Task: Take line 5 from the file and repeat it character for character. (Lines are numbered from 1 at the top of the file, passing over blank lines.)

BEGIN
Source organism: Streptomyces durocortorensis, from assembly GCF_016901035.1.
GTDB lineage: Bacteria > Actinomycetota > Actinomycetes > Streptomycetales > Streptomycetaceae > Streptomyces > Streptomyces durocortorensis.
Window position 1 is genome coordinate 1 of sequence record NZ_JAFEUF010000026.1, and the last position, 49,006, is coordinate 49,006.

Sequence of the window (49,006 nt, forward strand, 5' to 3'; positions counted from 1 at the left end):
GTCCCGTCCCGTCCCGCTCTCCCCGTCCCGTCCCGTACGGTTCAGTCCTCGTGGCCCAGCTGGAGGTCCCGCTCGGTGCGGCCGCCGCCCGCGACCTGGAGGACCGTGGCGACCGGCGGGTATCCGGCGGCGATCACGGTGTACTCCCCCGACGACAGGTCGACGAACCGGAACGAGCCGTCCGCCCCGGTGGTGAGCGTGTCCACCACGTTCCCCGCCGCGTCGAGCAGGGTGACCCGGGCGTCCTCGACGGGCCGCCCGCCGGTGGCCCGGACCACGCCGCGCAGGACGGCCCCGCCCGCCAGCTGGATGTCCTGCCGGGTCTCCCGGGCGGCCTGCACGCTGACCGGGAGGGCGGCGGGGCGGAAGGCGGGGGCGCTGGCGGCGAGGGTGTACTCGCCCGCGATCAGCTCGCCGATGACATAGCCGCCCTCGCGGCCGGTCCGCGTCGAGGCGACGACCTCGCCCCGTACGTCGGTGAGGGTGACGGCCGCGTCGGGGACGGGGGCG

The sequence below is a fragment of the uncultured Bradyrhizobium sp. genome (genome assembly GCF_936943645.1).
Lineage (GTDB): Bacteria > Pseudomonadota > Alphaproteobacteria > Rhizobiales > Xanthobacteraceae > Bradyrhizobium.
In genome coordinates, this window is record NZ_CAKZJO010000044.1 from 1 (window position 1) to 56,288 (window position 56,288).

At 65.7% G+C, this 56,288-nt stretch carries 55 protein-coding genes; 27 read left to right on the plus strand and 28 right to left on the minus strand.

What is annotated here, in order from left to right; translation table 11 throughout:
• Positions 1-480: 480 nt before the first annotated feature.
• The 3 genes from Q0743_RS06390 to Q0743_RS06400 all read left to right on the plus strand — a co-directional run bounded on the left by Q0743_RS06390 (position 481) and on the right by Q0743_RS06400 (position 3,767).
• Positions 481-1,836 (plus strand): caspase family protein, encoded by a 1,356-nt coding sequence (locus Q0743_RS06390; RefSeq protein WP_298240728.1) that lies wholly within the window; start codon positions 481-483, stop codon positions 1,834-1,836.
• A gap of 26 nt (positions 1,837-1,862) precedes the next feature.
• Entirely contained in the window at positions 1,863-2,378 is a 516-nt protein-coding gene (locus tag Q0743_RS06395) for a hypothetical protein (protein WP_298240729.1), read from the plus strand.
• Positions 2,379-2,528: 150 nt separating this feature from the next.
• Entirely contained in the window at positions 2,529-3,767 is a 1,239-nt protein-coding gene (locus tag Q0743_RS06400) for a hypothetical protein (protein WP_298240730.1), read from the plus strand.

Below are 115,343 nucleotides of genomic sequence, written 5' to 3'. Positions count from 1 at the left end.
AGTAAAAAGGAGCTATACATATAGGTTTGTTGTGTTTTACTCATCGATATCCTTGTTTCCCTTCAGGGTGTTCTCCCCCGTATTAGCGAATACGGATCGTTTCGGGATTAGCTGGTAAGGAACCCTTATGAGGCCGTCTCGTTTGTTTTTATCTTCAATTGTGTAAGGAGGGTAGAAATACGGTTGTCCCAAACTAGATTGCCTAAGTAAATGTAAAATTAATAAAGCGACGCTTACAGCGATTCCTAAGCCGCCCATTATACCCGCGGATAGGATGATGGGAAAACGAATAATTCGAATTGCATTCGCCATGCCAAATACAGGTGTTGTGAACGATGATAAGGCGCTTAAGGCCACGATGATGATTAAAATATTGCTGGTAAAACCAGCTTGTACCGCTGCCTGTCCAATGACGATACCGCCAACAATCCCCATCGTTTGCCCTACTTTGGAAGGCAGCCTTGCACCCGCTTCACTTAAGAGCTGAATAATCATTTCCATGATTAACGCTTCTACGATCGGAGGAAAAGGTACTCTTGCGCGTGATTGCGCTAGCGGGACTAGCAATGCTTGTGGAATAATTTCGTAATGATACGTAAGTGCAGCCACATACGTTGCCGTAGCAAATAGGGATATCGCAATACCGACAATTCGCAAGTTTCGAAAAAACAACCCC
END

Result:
GTCCCGTCCCGTCCCGCTCTCCCCGTCCCGTCCCGTACGGTTCAGTCCTCGTGGCCCAGCTGGAGGTCCCGCTCGGTGCGGCCGCCGCCCGCGACCTGGAGGACCGTGGCGACCGGCGGGTATCCGGCGGCGATCACGGTGTACTCCCCCGACGACAGGTCGACGAACCGGAACGAGCCGTCCGCCCCGGTGGTGAGCGTGTCCACCACGTTCCCCGCCGCGTCGAGCAGGGTGACCCGGGCGTCCTCGACGGGCCGCCCGCCGGTGGCCCGGACCACGCCGCGCAGGACGGCCCCGCCCGCCAGCTGGATGTCCTGCCGGGTCTCCCGGGCGGCCTGCACGCTGACCGGGAGGGCGGCGGGGCGGAAGGCGGGGGCGCTGGCGGCGAGGGTGTACTCGCCCGCGATCAGCTCGCCGATGACATAGCCGCCCTCGCGGCCGGTCCGCGTCGAGGCGACGACCTCGCCCCGTACGTCGGTGAGGGTGACGGCCGCGTCGGGGACGGGGGCG